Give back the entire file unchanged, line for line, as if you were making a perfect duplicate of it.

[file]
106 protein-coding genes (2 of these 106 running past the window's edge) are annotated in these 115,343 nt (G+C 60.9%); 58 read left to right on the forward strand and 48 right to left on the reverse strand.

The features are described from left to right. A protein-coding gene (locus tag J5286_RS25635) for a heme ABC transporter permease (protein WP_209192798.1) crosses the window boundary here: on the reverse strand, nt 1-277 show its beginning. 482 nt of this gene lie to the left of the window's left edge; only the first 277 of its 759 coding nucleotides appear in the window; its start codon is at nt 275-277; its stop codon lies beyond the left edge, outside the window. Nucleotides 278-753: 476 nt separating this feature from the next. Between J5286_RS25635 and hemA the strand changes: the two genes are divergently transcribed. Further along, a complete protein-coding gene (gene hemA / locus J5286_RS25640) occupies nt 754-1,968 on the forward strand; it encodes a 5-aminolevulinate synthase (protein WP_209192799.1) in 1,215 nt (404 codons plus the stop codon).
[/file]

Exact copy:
106 protein-coding genes (2 of these 106 running past the window's edge) are annotated in these 115,343 nt (G+C 60.9%); 58 read left to right on the forward strand and 48 right to left on the reverse strand.

The features are described from left to right. A protein-coding gene (locus tag J5286_RS25635) for a heme ABC transporter permease (protein WP_209192798.1) crosses the window boundary here: on the reverse strand, nt 1-277 show its beginning. 482 nt of this gene lie to the left of the window's left edge; only the first 277 of its 759 coding nucleotides appear in the window; its start codon is at nt 275-277; its stop codon lies beyond the left edge, outside the window. Nucleotides 278-753: 476 nt separating this feature from the next. Between J5286_RS25635 and hemA the strand changes: the two genes are divergently transcribed. Further along, a complete protein-coding gene (gene hemA / locus J5286_RS25640) occupies nt 754-1,968 on the forward strand; it encodes a 5-aminolevulinate synthase (protein WP_209192799.1) in 1,215 nt (404 codons plus the stop codon).